gussow_-_local - viewpoinlt ina'E 1_a an n aa a an mosw M...

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viewpoinlt ina 'E' 1_a an - - n - aa a an '_ mosw M mftwa. By Joan Gussow, Ph.D. Photos by Mick Hales Author Joan Gussow, photographed in her garden in New York, tells why and how we must move toward local, seasonal, sustainable diets. A young neighbor who watered and harvested my garden for a few days last sum- mer left a message on my answering machine while I was away. She had read my new book, This Organic Life, which tells the story of my quarter-century ef- fort to eat locally in downstate New York. "I was just thinkg," she said. "This may be the only time in his- tory when humans have had complete strangers-strangers who ,are badly treated or ignored-growing and preparing all our food." One could nitpick her facts, but she has the right idea. Not even a century ago, most of us had a pretty good idea where our food came from. Now-if the eaters I speak to are typical-most people. can't identify the origin of anything they ate yesterday. And, as my young friend's comment suggests, if we knew where our food was gorning from, if we knew who and what was involved in getting it to our tables, we would doubtless be appalled at the evils wrought on our behalf-not only to strangers, but to the planet and its other living beings. We might even be scared. Here are a few reasons why we should be: The contamination of crops-even organic crops-with ge- netically modified organisms, whose long tern effect on our ecosys- tem is unknown and whose effects on human health are untested; 100 MOTHER EARTH NEWS February/March 2002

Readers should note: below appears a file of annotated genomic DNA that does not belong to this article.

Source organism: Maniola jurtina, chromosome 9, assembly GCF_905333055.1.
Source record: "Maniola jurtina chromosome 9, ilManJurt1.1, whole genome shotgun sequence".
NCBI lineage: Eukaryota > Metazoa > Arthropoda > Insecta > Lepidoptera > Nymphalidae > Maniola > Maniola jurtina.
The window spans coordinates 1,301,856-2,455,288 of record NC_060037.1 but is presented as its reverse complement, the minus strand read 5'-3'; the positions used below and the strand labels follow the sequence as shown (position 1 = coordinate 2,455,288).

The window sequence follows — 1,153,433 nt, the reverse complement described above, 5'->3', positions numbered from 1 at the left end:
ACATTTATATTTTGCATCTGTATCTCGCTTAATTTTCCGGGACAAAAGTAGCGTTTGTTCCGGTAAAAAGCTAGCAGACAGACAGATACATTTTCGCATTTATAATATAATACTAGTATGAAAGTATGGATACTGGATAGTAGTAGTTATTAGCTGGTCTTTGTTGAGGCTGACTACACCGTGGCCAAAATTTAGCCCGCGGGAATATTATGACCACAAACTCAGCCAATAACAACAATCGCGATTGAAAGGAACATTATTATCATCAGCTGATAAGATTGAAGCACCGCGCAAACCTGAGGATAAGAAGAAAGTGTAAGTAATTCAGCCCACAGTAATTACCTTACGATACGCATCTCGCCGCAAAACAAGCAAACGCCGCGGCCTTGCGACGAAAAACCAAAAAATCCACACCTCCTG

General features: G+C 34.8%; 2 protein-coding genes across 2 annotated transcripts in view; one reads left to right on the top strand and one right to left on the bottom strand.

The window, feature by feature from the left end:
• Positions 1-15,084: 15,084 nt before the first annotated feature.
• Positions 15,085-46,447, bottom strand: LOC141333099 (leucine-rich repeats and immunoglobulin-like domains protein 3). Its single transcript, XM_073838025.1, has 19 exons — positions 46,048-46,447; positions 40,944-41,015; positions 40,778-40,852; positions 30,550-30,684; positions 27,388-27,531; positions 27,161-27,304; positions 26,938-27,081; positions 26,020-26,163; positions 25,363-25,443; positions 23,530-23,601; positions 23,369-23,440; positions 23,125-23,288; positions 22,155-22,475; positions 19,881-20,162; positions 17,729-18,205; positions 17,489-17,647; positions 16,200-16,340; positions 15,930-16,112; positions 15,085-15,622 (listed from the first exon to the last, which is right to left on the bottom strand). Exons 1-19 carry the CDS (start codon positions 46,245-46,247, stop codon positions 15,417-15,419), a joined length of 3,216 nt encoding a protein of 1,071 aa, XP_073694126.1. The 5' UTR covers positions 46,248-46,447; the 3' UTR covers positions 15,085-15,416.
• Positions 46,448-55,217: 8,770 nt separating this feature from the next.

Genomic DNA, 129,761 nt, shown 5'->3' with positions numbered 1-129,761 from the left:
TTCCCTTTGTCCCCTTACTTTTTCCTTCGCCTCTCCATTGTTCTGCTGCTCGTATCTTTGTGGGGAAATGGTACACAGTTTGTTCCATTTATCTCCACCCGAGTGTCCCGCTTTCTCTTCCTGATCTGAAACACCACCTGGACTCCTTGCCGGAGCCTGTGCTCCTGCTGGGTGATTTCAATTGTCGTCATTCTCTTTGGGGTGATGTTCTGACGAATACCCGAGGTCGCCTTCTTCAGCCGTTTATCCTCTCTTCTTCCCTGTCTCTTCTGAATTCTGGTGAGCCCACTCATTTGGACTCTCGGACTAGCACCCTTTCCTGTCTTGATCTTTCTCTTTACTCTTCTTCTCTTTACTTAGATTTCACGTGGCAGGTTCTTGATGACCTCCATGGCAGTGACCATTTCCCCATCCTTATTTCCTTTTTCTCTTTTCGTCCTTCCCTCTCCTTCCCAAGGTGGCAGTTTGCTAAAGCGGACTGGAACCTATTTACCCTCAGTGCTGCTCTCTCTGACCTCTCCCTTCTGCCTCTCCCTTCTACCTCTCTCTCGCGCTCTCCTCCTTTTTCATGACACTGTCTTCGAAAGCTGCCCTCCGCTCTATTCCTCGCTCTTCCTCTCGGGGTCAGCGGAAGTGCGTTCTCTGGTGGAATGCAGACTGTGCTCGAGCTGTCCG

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[email protected] - The horrors and cruelties of the hog factories with their lagoons of waste; -Meat and poultry plants with their speeded-up disassembly lines threatening not only the lives and limbs of the people who work them, but the health of those who eat the flesh they produce; - Our growing dependence on perish- able foods shipped to us from poor coun- tries everywhere; * And most critically, the hemorrhaging of farmers and fanniland from our national landscape. (The latest figures show that for every fanmer under 35 there are five fanmers over 65.) All these portend a future that seems anytiing but secure where our food is concerned. In losing farmers we are losing the ca- pacity to feed ourselves. A couple of years ago, economist Steven Blank wrote a book with the ominous title The End ofAgriculture in the American Portfolio (Greenwood Publishing Group). Blank believes agricul- ture may move overseas because investing in it is just not profitable. I'll say. In 1999 production costs rose 20 percent, and prices for commodities fell an average of 7 percent. On average, farmers and ranchers now get 7 percent to 8 percent of food system profit. Who'd invest in that? As for what that means in the field, con- sider the potato. In his brilliandy devastating book Fast Food Nation (Houghton Miffin), Eric Schlosser explains that a few companies control most of the potato market. Fast food purveyors now buy frozen fries for about 30 cents a pound, reheat them in oil and sell them (with added grease) for about $6 a pound. On every $1.50 order of flies a
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